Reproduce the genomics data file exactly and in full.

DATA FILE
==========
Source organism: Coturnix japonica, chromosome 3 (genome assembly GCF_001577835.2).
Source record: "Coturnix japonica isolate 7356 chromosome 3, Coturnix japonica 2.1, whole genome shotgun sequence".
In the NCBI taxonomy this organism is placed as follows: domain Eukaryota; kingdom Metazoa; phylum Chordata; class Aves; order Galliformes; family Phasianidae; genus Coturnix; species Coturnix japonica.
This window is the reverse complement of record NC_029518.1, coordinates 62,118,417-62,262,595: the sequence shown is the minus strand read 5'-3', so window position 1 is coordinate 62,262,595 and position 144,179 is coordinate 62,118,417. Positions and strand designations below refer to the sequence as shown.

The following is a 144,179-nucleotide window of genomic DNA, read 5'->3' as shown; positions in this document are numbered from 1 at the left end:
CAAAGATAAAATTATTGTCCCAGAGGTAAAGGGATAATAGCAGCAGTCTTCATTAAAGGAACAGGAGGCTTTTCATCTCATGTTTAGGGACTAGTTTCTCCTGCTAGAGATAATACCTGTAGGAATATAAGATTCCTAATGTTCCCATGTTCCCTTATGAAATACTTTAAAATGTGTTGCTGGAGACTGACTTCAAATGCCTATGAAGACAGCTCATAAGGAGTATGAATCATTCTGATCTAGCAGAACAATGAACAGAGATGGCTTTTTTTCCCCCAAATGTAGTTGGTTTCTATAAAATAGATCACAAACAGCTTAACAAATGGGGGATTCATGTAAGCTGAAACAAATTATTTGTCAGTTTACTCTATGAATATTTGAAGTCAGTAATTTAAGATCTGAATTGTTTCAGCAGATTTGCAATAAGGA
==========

Source organism: Coturnix japonica, chromosome 3 (genome assembly GCF_001577835.2).
Source record: "Coturnix japonica isolate 7356 chromosome 3, Coturnix japonica 2.1, whole genome shotgun sequence".
In the NCBI taxonomy this organism is placed as follows: domain Eukaryota; kingdom Metazoa; phylum Chordata; class Aves; order Galliformes; family Phasianidae; genus Coturnix; species Coturnix japonica.
This window is the reverse complement of record NC_029518.1, coordinates 62,118,417-62,262,595: the sequence shown is the minus strand read 5'-3', so window position 1 is coordinate 62,262,595 and position 144,179 is coordinate 62,118,417. Positions and strand designations below refer to the sequence as shown.

The following is a 144,179-nucleotide window of genomic DNA, read 5'->3' as shown; positions in this document are numbered from 1 at the left end:
CAAAGATAAAATTATTGTCCCAGAGGTAAAGGGATAATAGCAGCAGTCTTCATTAAAGGAACAGGAGGCTTTTCATCTCATGTTTAGGGACTAGTTTCTCCTGCTAGAGATAATACCTGTAGGAATATAAGATTCCTAATGTTCCCATGTTCCCTTATGAAATACTTTAAAATGTGTTGCTGGAGACTGACTTCAAATGCCTATGAAGACAGCTCATAAGGAGTATGAATCATTCTGATCTAGCAGAACAATGAACAGAGATGGCTTTTTTTCCCCCAAATGTAGTTGGTTTCTATAAAATAGATCACAAACAGCTTAACAAATGGGGGATTCATGTAAGCTGAAACAAATTATTTGTCAGTTTACTCTATGAATATTTGAAGTCAGTAATTTAAGATCTGAATTGTTTCAGCAGATTTGCAATAAGGA